Police survey indicates most Willmar citizens believe neighborhoods are safe
WILLMAR -- Responses to a Willmar Police Department survey indicate most citizens and business owners believe their neighborhoods are safe. The survey found 94.3 percent of respondents across the city agree with the statement, "I believe my neigh...
WILLMAR -- Responses to a Willmar Police Department survey indicate most citizens and business owners believe their neighborhoods are safe.
The survey found 94.3 percent of respondents across the city agree with the statement, "I believe my neighborhood is safe,'' up from 90 percent in the last survey done by the Police Department in 1991.
Police Chief Jim Kulset was pleased with the response. He was hoping the percentage would be high.
"You get bombarded with negativisms, especially in our business. We tend to deal with crime victims and you always hear it's unsafe to go -- you fill in the blank,'' says Kulset.
"And it was remarkably the same all the way across (the city): southeast, northwest, southwest, northeast. It was good back then and it's good now. And if you can remember back in 1991 our crime rate was higher than it is now. We had some tough years in the early to mid-'90s.''
The Police Department sent 2,000 surveys at random the second week of October to business and residential addresses generated from the Willmar Municipal Utilities' database. The deadline was Nov. 3. The department received 737 responses and 580 were correctly completed.
Willmar's population appears to be more transient: 46.2 percent of respondents said they had lived at their current location for 11 or more years compared with 77 percent in 1991.
About 95 percent of the respondents were age 28 and over; 50.5 percent were female and 49.5 percent were male; and 94.7 percent were Caucasian, 3.1 percent were Latino, 1.7 percent were black or African American, and 0.5 percent were other.
The survey found nearly 38 percent of respondents said their most recent contact with the department was within one year: 28.4 percent said within the last six months. Nearly 20 percent said their most recent contact was over one year, and nearly 43 percent said they had had no contact.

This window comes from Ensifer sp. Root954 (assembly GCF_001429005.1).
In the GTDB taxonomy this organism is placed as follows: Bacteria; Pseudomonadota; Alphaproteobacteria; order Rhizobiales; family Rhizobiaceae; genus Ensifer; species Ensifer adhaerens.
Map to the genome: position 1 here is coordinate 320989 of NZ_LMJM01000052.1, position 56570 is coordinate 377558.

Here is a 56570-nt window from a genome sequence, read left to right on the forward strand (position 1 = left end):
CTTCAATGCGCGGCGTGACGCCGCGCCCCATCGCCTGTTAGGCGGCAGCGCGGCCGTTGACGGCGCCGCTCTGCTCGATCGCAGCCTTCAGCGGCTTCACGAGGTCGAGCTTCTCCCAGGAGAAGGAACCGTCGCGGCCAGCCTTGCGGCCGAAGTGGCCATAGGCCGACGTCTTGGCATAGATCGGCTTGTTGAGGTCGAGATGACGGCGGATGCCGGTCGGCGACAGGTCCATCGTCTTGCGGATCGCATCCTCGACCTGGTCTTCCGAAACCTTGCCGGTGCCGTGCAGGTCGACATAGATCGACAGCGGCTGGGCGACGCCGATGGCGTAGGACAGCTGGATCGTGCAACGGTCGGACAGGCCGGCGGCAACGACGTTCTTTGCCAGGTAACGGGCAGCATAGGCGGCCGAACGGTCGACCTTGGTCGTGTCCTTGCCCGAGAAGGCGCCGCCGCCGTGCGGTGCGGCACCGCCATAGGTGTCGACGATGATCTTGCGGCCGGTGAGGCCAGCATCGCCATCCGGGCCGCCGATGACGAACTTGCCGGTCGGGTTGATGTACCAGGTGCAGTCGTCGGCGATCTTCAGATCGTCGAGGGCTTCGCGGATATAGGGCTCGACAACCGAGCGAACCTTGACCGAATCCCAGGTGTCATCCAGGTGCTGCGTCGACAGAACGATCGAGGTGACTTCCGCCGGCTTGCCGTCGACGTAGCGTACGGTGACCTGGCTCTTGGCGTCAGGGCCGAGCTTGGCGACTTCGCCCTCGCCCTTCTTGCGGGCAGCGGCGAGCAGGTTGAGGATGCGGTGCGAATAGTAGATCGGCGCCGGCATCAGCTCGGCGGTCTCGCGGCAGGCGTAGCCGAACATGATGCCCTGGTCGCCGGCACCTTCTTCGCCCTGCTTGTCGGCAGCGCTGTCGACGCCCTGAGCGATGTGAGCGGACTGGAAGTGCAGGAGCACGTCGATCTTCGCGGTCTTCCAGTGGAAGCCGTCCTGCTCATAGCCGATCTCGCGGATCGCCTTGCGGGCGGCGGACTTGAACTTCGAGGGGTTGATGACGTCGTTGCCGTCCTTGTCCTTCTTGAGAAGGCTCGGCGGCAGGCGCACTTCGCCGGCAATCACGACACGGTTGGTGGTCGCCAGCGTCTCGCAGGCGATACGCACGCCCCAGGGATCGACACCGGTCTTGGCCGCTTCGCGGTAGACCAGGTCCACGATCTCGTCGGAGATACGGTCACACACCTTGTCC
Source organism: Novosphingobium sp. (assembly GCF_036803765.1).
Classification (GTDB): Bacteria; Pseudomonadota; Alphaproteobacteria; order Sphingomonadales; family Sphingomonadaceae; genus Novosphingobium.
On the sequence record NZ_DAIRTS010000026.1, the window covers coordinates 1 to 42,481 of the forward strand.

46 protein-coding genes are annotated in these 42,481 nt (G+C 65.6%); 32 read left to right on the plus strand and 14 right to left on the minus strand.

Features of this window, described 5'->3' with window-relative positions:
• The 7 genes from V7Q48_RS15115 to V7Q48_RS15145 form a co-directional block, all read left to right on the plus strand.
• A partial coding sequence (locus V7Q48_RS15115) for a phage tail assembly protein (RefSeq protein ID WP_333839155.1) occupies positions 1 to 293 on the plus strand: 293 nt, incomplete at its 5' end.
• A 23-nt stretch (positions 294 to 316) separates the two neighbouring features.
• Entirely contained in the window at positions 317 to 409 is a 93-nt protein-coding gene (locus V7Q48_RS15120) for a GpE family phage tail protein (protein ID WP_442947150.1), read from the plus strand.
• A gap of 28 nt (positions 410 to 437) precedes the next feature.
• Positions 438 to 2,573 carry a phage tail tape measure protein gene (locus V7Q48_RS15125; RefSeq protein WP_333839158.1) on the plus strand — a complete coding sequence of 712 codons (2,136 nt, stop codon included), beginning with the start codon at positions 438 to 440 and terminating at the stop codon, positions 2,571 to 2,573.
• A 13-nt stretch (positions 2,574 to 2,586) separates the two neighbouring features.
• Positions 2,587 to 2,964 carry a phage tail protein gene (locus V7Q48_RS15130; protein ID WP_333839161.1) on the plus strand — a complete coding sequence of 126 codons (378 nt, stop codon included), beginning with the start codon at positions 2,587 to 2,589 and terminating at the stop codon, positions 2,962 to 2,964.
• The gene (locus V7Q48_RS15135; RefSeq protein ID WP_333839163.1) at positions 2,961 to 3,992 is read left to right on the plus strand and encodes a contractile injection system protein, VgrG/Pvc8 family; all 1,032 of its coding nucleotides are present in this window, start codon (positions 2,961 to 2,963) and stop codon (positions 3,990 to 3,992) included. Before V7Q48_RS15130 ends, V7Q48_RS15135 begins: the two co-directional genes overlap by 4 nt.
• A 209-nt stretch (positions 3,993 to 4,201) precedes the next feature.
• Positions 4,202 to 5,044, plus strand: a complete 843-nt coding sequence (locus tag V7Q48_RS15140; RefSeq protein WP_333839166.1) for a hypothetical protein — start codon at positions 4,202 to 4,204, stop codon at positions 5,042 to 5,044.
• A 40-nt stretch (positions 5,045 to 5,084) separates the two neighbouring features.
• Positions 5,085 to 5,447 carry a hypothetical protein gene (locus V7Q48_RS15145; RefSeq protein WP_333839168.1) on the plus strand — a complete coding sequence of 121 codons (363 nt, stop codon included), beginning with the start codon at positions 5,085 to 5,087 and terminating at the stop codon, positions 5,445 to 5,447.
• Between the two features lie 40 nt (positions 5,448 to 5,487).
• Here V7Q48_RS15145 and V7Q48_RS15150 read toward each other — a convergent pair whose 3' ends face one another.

If they did have contact with the department, it was with a uniformed police officer for 77.5 percent of respondents; 25.2 percent of respondents said the reason for their most recent contact was to report an incident, followed by traffic stop for 21.3 percent of respondents.
The reason for the most recent contact was as a suspect or arrestee for 0.6 percent of respondents.
Overall service was rated excellent by 63.7 percent of respondents, followed by 28.2 percent good, 4.8 percent fair and 3.3 percent poor.
Courtesy of officers was rated 69.7 percent excellent, 23.7 percent good, 3.9 percent fair and 2.7 percent poor.
Knowledge of officers was rated excellent by 55.3 percent, good by 34.2 percent, fair by 5.7 percent and poor by 2.1 percent.
The survey showed 44.7 percent of respondents said they had no problems in their neighborhoods, followed by 15.9 percent who said the most serious problem was traffic violations. The third highest -- 11.2 percent -- said the most serious problem was vandalism and graffiti.
Kulset gave the survey results to the Willmar City Council's Public Works/Safety Committee this week.
The committee meeting will be reported to the council at the 7 p.m. meeting Monday in the chambers at the Municipal Utilities Building, 700 Litchfield Ave. S.W.
Other agenda items for the council include comments from the public during the open forum, the Finance Committee report, a presentation from the Willmar Lakes Area Convention and Visitors Bureau, and the Truth in Taxation hearing.
After adjournment, the council will meet in closed session to discuss the Jorgenson storm water damage litigation.